An alternative to cremation?

An article in the Daily Mail suggests that new technology may offer an alternative to the traditional practice of cremation.

The Resomator is a green initiative that offers a smokeless alternative to cremation using chemicals to speed up the decomposition process.

Each device costs a staggering £300,000 and sees the odd-shaped unit filled up with a mixture of water and potassium hydroxide which speedily dissolves soft tissues and organs.

An ornate, reusable wooden casket is used to carry the deceased to the Resomator.

The person’s body, in a sealed internal silk or wool coffin, is placed on a stainless steel shelf inside the metal cylinder and then the chamber is heated to 180 degrees under extreme pressure breaking down the body in less than three hours.

Any harmless residue left over is then drained away, leaving the skeleton which is ground to dust ready to be laid to rest.

There’s more at the link, including a photograph of the machine.

I tried to find more information, and noted that Wikipedia has an article on resomation. It seems to be meeting with approval in more and more states. Basically, it appears to speed up the natural process of decomposition by using chemicals and agitation of the remains.

Sounds like an interesting and more environmentally-friendly alternative to cremation, all right . . . but I hope I won’t need it for a long time to come!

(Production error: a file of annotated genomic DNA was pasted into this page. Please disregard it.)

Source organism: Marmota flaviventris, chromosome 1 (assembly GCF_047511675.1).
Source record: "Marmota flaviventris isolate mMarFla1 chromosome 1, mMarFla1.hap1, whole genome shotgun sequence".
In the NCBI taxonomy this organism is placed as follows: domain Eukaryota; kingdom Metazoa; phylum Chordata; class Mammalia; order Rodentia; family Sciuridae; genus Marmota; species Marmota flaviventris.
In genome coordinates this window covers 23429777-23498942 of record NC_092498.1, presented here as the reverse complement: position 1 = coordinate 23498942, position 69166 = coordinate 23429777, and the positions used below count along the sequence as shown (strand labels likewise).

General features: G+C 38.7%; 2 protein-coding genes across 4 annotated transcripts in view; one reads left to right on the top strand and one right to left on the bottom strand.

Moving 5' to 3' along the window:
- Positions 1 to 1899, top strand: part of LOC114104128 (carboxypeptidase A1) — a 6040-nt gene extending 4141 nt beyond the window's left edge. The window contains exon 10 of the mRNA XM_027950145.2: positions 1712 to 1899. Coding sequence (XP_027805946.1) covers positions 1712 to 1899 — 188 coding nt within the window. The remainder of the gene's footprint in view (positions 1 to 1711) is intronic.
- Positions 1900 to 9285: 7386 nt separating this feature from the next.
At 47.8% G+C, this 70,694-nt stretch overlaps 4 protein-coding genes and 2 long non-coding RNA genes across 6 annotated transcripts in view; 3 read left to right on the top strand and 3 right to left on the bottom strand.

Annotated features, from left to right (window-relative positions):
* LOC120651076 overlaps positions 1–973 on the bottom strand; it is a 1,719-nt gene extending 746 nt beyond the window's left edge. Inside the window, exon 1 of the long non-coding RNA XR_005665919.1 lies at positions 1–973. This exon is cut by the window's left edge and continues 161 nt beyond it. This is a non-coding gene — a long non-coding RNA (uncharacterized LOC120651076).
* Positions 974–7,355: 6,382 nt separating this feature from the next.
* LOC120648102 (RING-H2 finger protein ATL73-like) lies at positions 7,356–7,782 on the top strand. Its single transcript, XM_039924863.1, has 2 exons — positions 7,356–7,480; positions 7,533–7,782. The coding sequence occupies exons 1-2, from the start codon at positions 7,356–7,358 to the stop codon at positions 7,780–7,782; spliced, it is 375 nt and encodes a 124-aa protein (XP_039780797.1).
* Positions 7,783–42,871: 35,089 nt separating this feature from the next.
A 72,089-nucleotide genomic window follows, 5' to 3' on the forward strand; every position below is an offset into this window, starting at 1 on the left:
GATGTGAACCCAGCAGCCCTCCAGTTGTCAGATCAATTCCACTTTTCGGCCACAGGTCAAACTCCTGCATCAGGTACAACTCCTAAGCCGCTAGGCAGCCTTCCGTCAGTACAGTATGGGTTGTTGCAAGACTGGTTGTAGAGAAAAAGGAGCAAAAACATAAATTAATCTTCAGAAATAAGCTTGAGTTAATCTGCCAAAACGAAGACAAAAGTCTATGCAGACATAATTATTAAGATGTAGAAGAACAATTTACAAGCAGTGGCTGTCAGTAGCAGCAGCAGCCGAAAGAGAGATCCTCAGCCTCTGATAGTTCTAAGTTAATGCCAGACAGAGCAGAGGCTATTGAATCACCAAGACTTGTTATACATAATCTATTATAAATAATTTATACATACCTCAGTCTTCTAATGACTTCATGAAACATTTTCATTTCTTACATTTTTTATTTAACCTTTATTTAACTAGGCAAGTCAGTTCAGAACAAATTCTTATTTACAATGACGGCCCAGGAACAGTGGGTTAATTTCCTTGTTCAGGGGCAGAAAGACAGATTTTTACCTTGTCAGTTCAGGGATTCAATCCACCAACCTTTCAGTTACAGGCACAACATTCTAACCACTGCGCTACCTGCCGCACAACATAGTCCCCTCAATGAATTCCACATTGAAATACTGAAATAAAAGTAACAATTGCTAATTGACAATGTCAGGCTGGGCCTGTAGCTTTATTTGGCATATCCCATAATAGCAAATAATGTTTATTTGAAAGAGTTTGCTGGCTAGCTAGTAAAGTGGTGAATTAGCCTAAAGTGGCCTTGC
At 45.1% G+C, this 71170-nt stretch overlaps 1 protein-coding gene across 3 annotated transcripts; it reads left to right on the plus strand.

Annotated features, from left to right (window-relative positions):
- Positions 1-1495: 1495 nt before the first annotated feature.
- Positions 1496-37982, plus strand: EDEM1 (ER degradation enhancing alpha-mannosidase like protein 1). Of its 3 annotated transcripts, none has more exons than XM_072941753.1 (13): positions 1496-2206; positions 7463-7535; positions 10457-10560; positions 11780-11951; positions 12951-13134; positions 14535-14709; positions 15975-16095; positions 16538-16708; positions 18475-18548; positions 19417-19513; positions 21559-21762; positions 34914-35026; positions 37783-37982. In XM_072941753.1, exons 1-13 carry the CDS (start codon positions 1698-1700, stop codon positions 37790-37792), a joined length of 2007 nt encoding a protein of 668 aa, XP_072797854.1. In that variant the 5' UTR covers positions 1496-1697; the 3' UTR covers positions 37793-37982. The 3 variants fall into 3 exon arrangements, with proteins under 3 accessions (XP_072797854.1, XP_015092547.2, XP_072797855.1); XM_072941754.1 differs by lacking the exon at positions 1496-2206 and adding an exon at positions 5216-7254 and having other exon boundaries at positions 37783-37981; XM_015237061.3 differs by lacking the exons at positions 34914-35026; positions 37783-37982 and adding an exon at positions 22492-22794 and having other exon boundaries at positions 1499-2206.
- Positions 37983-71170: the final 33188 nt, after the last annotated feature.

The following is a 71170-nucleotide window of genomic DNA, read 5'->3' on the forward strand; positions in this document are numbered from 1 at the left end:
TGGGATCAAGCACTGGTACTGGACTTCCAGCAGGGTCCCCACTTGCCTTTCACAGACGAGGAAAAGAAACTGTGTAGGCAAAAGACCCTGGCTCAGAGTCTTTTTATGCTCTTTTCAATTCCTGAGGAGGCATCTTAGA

1. OTOH, it'd be a lot cheaper just to expose the body on a small platform, a la, plains Indian practices, and let nature do the job. In a month, nothing would be left except bones. If the platform was low enough, perhaps not even that depending on the density of the local coyote population.

    And, for all the Gaia lovers, it's natural too.

  2. Errm… it may reduce smoke pollution, but potassium hydroxide residue isn't harmless… it's highly toxic, as are potassium oxide fumes (caused by thermal oxidation of potassium hydroxide).

    Crucis has a point, but there are probably too many people who find that route to be "icky".

  3. Quicklime, as used by Herman Mudgett, AKA Dr. H.H Holmes, is probably more environmentally friendly but it also disposes of the skeleton and teeth. Leaving the vat ready for the next victim.

    "Dr. Holmes" neighbors had no complaints of foul odors as his 27 known victims were reduced to their basic components. And the vats are probably less offensive to the squeamish than other techniques.


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